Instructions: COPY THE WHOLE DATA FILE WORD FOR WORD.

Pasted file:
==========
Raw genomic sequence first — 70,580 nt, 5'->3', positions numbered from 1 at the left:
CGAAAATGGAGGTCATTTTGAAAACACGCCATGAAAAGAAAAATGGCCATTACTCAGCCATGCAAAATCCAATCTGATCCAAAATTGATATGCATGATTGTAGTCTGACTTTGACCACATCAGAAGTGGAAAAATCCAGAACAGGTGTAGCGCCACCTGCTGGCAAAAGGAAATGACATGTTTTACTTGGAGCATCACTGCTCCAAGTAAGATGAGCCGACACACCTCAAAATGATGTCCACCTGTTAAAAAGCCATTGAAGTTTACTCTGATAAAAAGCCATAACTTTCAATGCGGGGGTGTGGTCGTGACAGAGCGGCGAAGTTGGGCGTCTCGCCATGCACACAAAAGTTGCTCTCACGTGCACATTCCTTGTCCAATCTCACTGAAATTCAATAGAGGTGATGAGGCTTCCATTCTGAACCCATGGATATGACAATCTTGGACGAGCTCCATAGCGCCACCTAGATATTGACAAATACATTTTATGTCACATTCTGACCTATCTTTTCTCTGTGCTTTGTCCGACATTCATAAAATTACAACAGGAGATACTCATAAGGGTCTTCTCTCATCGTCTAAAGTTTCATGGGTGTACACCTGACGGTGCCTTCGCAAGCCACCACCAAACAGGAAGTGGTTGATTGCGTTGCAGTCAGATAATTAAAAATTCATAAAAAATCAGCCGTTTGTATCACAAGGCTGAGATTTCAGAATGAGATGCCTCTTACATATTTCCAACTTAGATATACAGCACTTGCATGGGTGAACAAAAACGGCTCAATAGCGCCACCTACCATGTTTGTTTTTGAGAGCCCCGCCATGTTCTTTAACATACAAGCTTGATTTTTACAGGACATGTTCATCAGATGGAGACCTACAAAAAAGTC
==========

Raw genomic sequence first — 70,580 nt, 5'->3', positions numbered from 1 at the left:
CGAAAATGGAGGTCATTTTGAAAACACGCCATGAAAAGAAAAATGGCCATTACTCAGCCATGCAAAATCCAATCTGATCCAAAATTGATATGCATGATTGTAGTCTGACTTTGACCACATCAGAAGTGGAAAAATCCAGAACAGGTGTAGCGCCACCTGCTGGCAAAAGGAAATGACATGTTTTACTTGGAGCATCACTGCTCCAAGTAAGATGAGCCGACACACCTCAAAATGATGTCCACCTGTTAAAAAGCCATTGAAGTTTACTCTGATAAAAAGCCATAACTTTCAATGCGGGGGTGTGGTCGTGACAGAGCGGCGAAGTTGGGCGTCTCGCCATGCACACAAAAGTTGCTCTCACGTGCACATTCCTTGTCCAATCTCACTGAAATTCAATAGAGGTGATGAGGCTTCCATTCTGAACCCATGGATATGACAATCTTGGACGAGCTCCATAGCGCCACCTAGATATTGACAAATACATTTTATGTCACATTCTGACCTATCTTTTCTCTGTGCTTTGTCCGACATTCATAAAATTACAACAGGAGATACTCATAAGGGTCTTCTCTCATCGTCTAAAGTTTCATGGGTGTACACCTGACGGTGCCTTCGCAAGCCACCACCAAACAGGAAGTGGTTGATTGCGTTGCAGTCAGATAATTAAAAATTCATAAAAAATCAGCCGTTTGTATCACAAGGCTGAGATTTCAGAATGAGATGCCTCTTACATATTTCCAACTTAGATATACAGCACTTGCATGGGTGAACAAAAACGGCTCAATAGCGCCACCTACCATGTTTGTTTTTGAGAGCCCCGCCATGTTCTTTAACATACAAGCTTGATTTTTACAGGACATGTTCATCAGATGGAGACCTACAAAAAAGTC